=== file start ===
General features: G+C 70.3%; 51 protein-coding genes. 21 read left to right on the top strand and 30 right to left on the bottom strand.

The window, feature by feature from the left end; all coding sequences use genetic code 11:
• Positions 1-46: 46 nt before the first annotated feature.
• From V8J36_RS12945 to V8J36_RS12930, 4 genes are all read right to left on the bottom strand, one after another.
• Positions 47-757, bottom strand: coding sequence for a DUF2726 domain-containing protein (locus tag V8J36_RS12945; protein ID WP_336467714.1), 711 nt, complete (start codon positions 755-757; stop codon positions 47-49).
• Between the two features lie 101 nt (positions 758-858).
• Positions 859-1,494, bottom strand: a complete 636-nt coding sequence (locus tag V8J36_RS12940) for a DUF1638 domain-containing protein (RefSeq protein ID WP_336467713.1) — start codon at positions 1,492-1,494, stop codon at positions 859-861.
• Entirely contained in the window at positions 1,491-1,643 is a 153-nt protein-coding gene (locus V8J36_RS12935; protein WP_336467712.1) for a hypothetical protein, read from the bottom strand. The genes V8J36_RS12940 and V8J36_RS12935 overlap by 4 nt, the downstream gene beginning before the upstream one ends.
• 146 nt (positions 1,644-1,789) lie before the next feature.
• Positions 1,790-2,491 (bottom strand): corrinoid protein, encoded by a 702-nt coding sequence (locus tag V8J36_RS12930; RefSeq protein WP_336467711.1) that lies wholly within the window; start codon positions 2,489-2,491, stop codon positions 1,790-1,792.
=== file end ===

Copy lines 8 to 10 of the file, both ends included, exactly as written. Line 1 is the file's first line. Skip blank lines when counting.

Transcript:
• Entirely contained in the window at positions 1,491-1,643 is a 153-nt protein-coding gene (locus V8J36_RS12935; protein WP_336467712.1) for a hypothetical protein, read from the bottom strand. The genes V8J36_RS12940 and V8J36_RS12935 overlap by 4 nt, the downstream gene beginning before the upstream one ends.
• 146 nt (positions 1,644-1,789) lie before the next feature.
• Positions 1,790-2,491 (bottom strand): corrinoid protein, encoded by a 702-nt coding sequence (locus tag V8J36_RS12930; RefSeq protein WP_336467711.1) that lies wholly within the window; start codon positions 2,489-2,491, stop codon positions 1,790-1,792.